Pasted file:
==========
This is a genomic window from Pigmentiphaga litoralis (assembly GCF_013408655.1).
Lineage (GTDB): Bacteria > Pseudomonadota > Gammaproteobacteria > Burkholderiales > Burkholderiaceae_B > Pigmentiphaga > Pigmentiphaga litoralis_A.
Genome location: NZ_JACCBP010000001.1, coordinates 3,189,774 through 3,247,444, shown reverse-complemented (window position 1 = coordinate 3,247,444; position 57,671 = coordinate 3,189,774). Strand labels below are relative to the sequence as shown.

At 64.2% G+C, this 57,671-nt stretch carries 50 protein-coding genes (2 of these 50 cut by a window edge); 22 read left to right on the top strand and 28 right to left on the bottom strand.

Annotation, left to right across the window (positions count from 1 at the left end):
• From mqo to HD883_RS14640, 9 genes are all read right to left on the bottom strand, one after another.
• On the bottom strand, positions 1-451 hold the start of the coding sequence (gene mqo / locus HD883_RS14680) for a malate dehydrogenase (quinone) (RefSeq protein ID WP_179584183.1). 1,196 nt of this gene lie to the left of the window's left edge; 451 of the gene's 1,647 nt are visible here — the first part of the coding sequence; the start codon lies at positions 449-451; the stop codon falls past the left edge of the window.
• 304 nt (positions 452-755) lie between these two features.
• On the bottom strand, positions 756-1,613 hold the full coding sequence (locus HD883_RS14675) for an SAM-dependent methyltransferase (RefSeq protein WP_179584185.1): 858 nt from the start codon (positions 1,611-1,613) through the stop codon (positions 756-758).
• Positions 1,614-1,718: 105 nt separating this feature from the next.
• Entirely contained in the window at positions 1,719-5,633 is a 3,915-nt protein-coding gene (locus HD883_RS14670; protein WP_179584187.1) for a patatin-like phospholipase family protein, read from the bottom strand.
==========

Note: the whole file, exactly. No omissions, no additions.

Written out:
This is a genomic window from Pigmentiphaga litoralis (assembly GCF_013408655.1).
Lineage (GTDB): Bacteria > Pseudomonadota > Gammaproteobacteria > Burkholderiales > Burkholderiaceae_B > Pigmentiphaga > Pigmentiphaga litoralis_A.
Genome location: NZ_JACCBP010000001.1, coordinates 3,189,774 through 3,247,444, shown reverse-complemented (window position 1 = coordinate 3,247,444; position 57,671 = coordinate 3,189,774). Strand labels below are relative to the sequence as shown.

At 64.2% G+C, this 57,671-nt stretch carries 50 protein-coding genes (2 of these 50 cut by a window edge); 22 read left to right on the top strand and 28 right to left on the bottom strand.

Annotation, left to right across the window (positions count from 1 at the left end):
• From mqo to HD883_RS14640, 9 genes are all read right to left on the bottom strand, one after another.
• On the bottom strand, positions 1-451 hold the start of the coding sequence (gene mqo / locus HD883_RS14680) for a malate dehydrogenase (quinone) (RefSeq protein ID WP_179584183.1). 1,196 nt of this gene lie to the left of the window's left edge; 451 of the gene's 1,647 nt are visible here — the first part of the coding sequence; the start codon lies at positions 449-451; the stop codon falls past the left edge of the window.
• 304 nt (positions 452-755) lie between these two features.
• On the bottom strand, positions 756-1,613 hold the full coding sequence (locus HD883_RS14675) for an SAM-dependent methyltransferase (RefSeq protein WP_179584185.1): 858 nt from the start codon (positions 1,611-1,613) through the stop codon (positions 756-758).
• Positions 1,614-1,718: 105 nt separating this feature from the next.
• Entirely contained in the window at positions 1,719-5,633 is a 3,915-nt protein-coding gene (locus HD883_RS14670; protein WP_179584187.1) for a patatin-like phospholipase family protein, read from the bottom strand.